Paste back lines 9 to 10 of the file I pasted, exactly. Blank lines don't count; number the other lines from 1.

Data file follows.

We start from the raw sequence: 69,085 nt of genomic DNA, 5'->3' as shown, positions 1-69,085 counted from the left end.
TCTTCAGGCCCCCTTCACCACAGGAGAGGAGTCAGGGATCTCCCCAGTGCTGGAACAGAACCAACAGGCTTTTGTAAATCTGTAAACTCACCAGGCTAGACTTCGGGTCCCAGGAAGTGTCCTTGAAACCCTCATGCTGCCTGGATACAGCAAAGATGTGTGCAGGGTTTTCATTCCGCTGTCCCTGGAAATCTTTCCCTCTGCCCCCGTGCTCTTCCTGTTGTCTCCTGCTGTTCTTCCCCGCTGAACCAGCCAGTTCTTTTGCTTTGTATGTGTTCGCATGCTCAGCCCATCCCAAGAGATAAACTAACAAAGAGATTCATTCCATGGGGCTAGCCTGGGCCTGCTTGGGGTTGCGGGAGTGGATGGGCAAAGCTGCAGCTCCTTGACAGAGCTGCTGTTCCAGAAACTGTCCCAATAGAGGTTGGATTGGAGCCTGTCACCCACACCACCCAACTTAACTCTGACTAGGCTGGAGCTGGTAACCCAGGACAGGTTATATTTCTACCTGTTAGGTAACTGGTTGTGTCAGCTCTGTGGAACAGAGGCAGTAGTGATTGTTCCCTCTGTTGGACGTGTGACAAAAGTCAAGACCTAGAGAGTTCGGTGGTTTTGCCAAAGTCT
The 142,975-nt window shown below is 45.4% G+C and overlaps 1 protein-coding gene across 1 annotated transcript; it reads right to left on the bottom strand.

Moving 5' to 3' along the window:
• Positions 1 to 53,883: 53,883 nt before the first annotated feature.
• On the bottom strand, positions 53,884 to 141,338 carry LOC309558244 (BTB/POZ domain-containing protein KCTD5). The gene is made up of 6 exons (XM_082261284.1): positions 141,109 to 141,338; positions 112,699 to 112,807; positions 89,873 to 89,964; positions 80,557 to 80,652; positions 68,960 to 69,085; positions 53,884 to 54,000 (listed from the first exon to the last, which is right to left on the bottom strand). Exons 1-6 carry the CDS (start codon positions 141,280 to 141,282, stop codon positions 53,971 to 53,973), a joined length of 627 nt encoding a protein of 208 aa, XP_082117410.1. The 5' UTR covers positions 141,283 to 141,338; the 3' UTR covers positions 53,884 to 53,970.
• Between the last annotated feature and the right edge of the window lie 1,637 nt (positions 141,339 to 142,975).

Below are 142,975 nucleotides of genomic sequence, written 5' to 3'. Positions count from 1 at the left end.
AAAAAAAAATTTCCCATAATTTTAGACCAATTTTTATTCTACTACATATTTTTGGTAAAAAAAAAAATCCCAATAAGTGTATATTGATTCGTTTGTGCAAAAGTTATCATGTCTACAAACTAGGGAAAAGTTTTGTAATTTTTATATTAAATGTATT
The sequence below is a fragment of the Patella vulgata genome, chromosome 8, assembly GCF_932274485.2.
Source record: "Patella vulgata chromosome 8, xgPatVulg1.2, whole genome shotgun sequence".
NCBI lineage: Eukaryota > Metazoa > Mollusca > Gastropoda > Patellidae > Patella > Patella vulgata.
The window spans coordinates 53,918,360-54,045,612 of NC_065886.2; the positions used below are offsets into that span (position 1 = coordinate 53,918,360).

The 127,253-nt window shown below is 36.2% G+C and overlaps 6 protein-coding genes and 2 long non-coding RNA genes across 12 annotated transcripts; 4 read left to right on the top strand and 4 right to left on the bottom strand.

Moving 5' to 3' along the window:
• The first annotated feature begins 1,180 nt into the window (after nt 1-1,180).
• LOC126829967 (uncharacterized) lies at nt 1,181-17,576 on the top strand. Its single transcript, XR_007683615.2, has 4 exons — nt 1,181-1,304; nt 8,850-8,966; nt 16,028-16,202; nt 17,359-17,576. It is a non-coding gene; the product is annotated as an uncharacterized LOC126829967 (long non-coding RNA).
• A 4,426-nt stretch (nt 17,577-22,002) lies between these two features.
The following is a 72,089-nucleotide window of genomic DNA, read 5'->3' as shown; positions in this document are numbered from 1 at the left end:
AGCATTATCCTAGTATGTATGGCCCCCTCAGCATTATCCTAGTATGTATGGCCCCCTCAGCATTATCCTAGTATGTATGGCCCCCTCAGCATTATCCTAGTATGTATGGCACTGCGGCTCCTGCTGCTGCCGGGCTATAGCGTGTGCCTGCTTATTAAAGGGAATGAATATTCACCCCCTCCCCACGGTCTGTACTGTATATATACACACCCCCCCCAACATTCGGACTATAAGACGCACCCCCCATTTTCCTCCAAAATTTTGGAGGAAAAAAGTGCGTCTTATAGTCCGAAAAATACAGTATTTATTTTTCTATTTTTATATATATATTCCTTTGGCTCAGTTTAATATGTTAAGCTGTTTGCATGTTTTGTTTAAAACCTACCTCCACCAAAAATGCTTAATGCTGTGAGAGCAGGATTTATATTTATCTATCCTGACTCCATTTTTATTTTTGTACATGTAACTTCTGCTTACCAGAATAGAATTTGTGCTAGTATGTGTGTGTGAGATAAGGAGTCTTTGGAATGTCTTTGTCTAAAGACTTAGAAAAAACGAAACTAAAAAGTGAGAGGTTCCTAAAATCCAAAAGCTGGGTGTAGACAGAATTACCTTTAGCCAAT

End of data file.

AAAAAAAAATTTCCCATAATTTTAGACCAATTTTTATTCTACTACATATTTTTGGTAAAAAAAAAAATCCCAATAAGTGTATATTGATTCGTTTGTGCAAAAGTTATCATGTCTACAAACTAGGGAAAAGTTTTGTAATTTTTATATTAAATGTATT
The sequence below is a fragment of the Patella vulgata genome, chromosome 8, assembly GCF_932274485.2.